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Dunedin City Council – Kaunihera-a-rohe o Otepoti
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1.8 Independent auditor's report

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To the reader:

Independent auditor’s report on Dunedin City Council’s 2018‑28 Long‑Term Plan

I am the Auditor‑General’s appointed auditor for Dunedin City Council (the council). Section 94 of the Local Government Act 2002 (the Act) requires an audit report on the council’s long‑term plan (the plan). Section 259C of the Act requires a report on disclosures made under certain regulations. We have carried out this work using the staff and resources of Audit New Zealand. We completed our report on 26 June 2018.

Opinion

In my opinion:

  • the plan provides a reasonable basis for:
    • long‑term, integrated decision‑making and co‑ordination of the council’s resources; and
    • accountability of the council to the community;
  • the information and assumptions underlying the forecast information in the plan are reasonable; and
  • the disclosures on pages 158 to 161 represent a complete list of the disclosures required by Part 2 of the Local Government (Financial Reporting and Prudence) Regulations 2014 (the Regulations) and accurately reflect the information drawn from the plan.

This opinion does not provide assurance that the forecasts in the plan will be achieved, because events do not always occur as expected and variations may be material. Nor does it guarantee the accuracy of the information in the plan.

Basis of opinion

We carried out our work in accordance with the International Standard on Assurance Engagements (New Zealand) 3000 (Revised): Assurance Engagements Other Than Audits or Reviews of Historical Financial Information. In meeting the requirements of this standard, we took into account particular elements of the Auditor‑General’s Auditing Standards and the International Standard on Assurance Engagements 3400: The Examination of Prospective Financial Information that were consistent with those requirements.

We assessed the evidence the council has to support the information and disclosures in the plan and the application of its policies and strategies to the forecast information in the plan.

To select appropriate procedures, we assessed the risk of material misstatement and the council’s systems and processes applying to the preparation of the plan.

Our procedures included assessing whether:

  • the council’s financial strategy, and the associated financial policies, support prudent financial management by the council;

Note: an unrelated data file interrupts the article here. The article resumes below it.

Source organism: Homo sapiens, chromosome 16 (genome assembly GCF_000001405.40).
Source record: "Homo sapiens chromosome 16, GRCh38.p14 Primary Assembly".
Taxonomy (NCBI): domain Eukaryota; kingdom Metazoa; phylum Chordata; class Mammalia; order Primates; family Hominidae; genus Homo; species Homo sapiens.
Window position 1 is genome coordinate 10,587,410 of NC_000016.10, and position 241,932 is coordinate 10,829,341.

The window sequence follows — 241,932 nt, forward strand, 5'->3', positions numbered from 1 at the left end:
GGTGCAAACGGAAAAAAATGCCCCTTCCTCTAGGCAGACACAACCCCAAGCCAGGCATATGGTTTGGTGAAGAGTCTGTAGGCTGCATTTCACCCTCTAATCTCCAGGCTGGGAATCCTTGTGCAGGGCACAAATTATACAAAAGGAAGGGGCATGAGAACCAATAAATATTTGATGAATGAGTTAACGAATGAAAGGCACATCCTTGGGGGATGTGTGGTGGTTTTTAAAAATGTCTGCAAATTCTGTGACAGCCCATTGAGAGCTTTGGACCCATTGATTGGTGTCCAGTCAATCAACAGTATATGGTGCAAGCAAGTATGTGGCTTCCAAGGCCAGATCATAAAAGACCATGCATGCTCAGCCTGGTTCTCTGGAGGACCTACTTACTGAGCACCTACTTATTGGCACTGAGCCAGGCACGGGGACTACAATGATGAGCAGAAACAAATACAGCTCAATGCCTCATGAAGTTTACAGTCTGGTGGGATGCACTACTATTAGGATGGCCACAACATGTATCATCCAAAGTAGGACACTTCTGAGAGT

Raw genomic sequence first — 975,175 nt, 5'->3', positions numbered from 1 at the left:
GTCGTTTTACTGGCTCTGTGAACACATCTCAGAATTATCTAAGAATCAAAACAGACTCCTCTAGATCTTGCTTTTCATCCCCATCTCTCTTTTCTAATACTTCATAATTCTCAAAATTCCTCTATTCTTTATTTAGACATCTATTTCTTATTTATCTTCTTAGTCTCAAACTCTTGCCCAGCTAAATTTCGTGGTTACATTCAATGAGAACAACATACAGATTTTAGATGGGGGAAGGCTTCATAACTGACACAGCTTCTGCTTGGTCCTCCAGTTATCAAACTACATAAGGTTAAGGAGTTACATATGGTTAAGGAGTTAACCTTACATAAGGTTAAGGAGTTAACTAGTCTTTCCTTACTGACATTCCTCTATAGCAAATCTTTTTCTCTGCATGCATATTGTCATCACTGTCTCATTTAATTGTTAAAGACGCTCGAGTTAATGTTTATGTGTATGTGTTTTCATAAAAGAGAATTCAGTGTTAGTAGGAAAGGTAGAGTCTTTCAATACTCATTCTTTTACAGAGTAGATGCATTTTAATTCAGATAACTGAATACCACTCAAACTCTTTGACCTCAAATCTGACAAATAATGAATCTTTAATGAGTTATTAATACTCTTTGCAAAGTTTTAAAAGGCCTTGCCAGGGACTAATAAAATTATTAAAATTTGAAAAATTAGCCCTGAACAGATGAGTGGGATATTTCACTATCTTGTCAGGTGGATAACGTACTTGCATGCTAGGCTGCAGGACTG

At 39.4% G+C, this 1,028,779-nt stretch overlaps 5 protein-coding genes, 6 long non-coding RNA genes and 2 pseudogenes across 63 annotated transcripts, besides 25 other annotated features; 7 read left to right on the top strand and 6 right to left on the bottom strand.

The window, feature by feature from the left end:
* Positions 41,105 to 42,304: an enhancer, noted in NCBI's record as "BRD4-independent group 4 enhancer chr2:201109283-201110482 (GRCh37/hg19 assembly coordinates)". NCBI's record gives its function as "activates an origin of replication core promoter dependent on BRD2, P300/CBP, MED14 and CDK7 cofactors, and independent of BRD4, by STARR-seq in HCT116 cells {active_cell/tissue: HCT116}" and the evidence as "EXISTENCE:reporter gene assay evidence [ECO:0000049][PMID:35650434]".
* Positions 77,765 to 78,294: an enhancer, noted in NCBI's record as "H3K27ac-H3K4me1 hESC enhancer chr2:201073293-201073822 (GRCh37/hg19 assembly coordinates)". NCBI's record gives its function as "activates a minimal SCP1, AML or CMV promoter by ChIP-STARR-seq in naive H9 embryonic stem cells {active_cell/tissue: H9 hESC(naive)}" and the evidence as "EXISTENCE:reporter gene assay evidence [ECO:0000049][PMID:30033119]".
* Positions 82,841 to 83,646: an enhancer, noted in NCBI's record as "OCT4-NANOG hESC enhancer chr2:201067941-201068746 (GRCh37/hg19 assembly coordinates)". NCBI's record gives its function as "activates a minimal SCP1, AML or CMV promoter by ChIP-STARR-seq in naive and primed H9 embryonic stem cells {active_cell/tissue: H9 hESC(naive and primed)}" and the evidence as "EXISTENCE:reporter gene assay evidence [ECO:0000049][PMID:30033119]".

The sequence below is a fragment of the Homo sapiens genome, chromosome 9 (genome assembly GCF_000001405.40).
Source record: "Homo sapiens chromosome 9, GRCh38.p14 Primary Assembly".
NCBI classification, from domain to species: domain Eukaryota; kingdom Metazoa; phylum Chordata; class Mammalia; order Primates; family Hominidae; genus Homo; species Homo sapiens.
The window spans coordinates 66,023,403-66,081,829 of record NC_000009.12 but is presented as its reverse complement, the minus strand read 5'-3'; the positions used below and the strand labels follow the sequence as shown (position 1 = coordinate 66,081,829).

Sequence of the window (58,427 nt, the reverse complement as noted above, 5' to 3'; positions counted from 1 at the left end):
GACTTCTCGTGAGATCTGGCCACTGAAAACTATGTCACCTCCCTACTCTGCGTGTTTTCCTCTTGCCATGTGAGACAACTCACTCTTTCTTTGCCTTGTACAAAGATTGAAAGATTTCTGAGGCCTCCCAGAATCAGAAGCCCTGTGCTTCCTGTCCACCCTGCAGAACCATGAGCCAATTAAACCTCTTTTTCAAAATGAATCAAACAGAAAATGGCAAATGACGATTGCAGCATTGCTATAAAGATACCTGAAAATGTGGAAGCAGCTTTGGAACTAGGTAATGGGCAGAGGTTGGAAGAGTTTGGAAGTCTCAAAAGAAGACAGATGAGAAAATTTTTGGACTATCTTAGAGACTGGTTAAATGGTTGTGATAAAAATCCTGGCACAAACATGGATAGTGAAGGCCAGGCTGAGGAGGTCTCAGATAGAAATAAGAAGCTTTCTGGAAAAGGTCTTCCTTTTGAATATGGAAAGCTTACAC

• the council’s infrastructure strategy identifies the significant infrastructure issues that the council is likely to face during the next 30 years;
  • the information in the plan is based on materially complete and reliable information;
  • the council’s key plans and policies are reflected consistently and appropriately in the development of the forecast information;
  • the assumptions set out in the plan are based on the best information currently available to the council and provide a reasonable and supportable basis for the preparation of the forecast information;
  • the forecast financial information has been properly prepared on the basis of the underlying information and the assumptions adopted, and complies with generally accepted accounting practice in New Zealand;
  • the rationale for the council’s activities is clearly presented and agreed levels of service are reflected throughout the plan;
  • the levels of service and performance measures are reasonable estimates and reflect the main aspects of the council’s intended service delivery and performance; and
  • the relationship between the levels of service, performance measures, and forecast financial information has been adequately explained in the plan.

We did not evaluate the security and controls over the electronic publication of the plan.

Responsibilities of the council and auditor

The council is responsible for:

  • meeting all legal requirements affecting its procedures, decisions, consultation, disclosures, and other actions relating to the preparation of the plan;
  • presenting forecast financial information in accordance with generally accepted accounting practice in New Zealand; and
  • having systems and processes in place to enable the preparation of a plan that is free from material misstatement.

I am responsible for expressing an independent opinion on the plan and the disclosures required by the Regulations, as required by sections 94 and 259C of the Act. I do not express an opinion on the merits of the plan’s policy content.

In carrying out our work, we complied with the Auditor‑General’s:

  • independence and other ethical requirements, which incorporate the independence and ethical requirements of Professional and Ethical Standard 1 (Revised); and
  • quality control requirements, which incorporate the quality control requirements of Professional and Ethical Standard 3 (Amended).

Other than our work in carrying out all legally required external audits and assurance engagements, we have no relationship with or interests in the council or any of its subsidiaries.

Julian Tan, Audit NZ

 

Julian Tan,
Audit New Zealand

On behalf of the Auditor‑General, Dunedin, New Zealand

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